亚洲中国新媒体研讨会 / Asia China New Media Conference
Over the past weekend (2-3 October 2010) in Kuala Lumpur a conference featuring over 100 active participants in new media gathered in Kuala Lumpur to share local media dynamics, their views on freedom of the press and individual expression and the impacts of new and social media on their work.
The Asia China New Media Conference, hosted by MalaysiaKini’s Chinese Service and sponsored by Open Society Institute and the University of Hong Kong’s Center for Journalism and Media Studies, gathered over one hundred journalists, bloggers and academics to discuss the current state of new media in Chinese-speaking Asia as well as to discuss future areas for cooperation. Attendees came from China, Taiwan, Hong Kong, Macao, Singapore and the host country Malaysia.
For me the conference highlighted multiple themes that are influencing new media around the world. I think any one of the themes would justify a blog post, and will offer tremendous amount of future material to blog from. This morning I will try to capture a few key themes as I heard them and themes that I plan to develop more in the coming days and weeks.
The Conference began with a series of panel discussions on the local media situation in each region. Given the breadth of the attendees several clear distinctions existed. First, there were regions like Taiwan, Hong Kong and Macao where media is relatively free; but has been “corrupted” because of a need to maintain commercial viability. Two examples of new media reaction to this environment participated in the conference and led important parts of the discussion around objectivity and the role of activism and the organization in online news - Taiwan’s Coolloud (www.coolloud.org.tw - 苦劳网) and Hong Kong’s InmediaHK (www.inmediahk.net - 香港独立媒体网).
Second type of media environment represented were regions where government restrictions on freedom of the press and expression limited the space in which new media could develop and operate. Malaysia and Singapore represented examples of this approach. In both cases independent media have some limited legal room to develop, but are carefully monitored and managed. Representatives attending from these regions included host MalaysiaKini.com (www.malaysiakini.com - 当今大马), Malaysia’s Merdeka Review (www.merdekareview.com - 独立新闻在线) and Singapore’s Online Citizen 网上公民 .
China represented the third region where comprehensive government surveillance and censorship allowed virtually no space for new media organizations, leaving an interesting symbiosis between individual media players – bloggers and microbloggers – and traditional media.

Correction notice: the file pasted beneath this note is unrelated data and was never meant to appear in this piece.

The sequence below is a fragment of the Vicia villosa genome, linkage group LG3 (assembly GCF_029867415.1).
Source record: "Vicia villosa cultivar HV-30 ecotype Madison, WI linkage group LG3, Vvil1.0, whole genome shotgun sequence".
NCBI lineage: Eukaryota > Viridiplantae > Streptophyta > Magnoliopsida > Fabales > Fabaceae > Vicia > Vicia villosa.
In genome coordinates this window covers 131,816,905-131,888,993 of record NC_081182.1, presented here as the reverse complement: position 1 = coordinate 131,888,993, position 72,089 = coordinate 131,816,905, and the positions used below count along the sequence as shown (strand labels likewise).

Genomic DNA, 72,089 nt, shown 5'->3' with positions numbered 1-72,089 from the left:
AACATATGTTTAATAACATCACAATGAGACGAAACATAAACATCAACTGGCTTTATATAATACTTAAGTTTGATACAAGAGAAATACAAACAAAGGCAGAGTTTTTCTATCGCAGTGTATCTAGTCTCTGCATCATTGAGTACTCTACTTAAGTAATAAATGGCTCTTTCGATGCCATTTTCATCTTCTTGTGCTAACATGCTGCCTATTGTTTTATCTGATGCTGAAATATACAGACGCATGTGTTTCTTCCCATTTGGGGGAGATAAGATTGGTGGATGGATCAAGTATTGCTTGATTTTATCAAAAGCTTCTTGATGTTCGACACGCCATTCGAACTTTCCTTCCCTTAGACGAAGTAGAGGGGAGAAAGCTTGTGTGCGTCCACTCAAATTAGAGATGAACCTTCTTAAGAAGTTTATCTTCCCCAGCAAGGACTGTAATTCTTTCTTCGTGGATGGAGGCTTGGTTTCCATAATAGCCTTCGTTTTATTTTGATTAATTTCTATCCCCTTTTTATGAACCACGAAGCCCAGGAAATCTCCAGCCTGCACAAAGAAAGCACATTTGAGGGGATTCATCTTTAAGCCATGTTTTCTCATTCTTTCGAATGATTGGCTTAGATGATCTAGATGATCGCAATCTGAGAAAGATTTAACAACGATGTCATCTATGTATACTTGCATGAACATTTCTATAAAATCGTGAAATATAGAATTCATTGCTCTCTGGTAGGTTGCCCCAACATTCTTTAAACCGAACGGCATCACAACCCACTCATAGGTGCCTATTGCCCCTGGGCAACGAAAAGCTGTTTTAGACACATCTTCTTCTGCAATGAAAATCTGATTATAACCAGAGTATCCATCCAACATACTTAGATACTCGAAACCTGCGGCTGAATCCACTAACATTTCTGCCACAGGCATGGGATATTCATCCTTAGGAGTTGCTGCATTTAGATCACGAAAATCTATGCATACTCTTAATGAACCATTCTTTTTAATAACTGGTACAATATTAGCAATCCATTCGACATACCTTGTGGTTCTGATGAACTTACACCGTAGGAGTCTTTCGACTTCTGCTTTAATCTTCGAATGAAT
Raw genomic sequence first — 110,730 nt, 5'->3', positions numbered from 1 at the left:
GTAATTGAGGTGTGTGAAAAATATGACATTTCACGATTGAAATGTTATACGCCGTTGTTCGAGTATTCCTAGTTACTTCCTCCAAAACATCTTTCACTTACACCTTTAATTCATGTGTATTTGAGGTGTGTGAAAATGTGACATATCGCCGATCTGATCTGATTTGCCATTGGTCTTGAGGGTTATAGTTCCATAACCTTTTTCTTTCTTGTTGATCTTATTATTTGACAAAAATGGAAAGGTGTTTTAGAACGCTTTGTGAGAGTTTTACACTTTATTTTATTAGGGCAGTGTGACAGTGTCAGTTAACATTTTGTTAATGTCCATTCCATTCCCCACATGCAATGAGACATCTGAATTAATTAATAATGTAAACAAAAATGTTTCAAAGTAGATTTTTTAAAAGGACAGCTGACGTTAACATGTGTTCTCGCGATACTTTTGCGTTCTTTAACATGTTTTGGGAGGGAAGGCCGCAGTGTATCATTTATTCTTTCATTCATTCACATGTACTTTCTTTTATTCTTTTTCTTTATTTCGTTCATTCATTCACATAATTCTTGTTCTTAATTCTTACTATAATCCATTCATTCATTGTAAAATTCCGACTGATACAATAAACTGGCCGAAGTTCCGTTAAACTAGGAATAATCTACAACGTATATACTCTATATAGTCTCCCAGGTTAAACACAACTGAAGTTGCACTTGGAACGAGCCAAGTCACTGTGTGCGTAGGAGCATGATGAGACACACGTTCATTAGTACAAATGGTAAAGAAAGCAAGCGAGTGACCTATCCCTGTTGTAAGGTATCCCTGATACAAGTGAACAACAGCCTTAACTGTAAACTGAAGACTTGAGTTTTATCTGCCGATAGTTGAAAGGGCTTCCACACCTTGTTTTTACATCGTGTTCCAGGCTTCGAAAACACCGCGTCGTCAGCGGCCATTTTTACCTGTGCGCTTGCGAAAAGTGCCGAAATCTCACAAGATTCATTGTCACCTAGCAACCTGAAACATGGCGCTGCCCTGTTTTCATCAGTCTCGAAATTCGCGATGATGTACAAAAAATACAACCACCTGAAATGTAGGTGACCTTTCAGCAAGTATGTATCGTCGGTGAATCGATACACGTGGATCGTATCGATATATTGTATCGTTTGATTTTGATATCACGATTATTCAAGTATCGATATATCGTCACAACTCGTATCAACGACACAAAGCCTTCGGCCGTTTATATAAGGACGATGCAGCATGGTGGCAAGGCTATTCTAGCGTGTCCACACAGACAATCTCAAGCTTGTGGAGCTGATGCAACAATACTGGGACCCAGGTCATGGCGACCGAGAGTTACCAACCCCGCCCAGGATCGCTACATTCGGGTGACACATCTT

One of the most interesting sessions of the conference was a panel discussion in which bloggers and mainstream media from China discussed the development of independent reporting and the relationship between mainstream media and independent online “reporters”. Independent reporters often identify a story and create a reporting thread through live reports, using microblogging platforms like Sina Micro or Twitter. This “cooperation” highlighted two things for someone with recent experience in the US media market. One, the level of innovation and risk-taking that mainstream Chinese journalists take in covering stories. Media in the US and Europe spend a lot of time discussing Chinese censorship which often implies that there is little worth reading in the Chinese press. The best examples of Chinese reporting rarely get covered in the Western press. Secondly, it was striking the wealth of resources that China’s mainstream media devote to stories that in the end may never get published. For me this was another indication of a profession continually testing the boundaries of government media controls as well as the overall health of the industry.
Finally, having attended more than my fair share of US and European media conferences, the depth of discussion was exciting. Topics like objectivity, social advocacy reporting, and bias in reporting from any established institution was refreshing. US media participants, observers and start-up entrepreneurs don't deal with these questions often enough. Perhaps the proximity of control (whether government control or commercial control) in Asia makes questions like these that US media would see as inherently theoretical; in Asia they are completely practical.
During the day and half conference, the attendees actively followed the discussion on Twitter Hashtag #acnmc. As a whole, eighty-nine twitters joined on the online conversation with over 200 tweets. At this point, the majority of the discussion is in Chinese, but if you can, pay special attention to @wenyunchao (Chinese Blogger Beifeng 北风) and @blackdog1968 (Coolloud Founder Sun Chiung-li 孙穷理) who were articulate advocates of crowd involvement and the role of the individual and the advocate in new media.
I had a smallish presentation in part in Chinese with a short presentation on Social Media's impact on traditional media. The presentation is included below, in Chinese. 社交媒体对主流媒体的冲击 － 讨论投影片 View more presentations from Ross Settles.
Looking forward to the conversation continuing next year; as well as developing a few longer posts on some of the topics from the conference.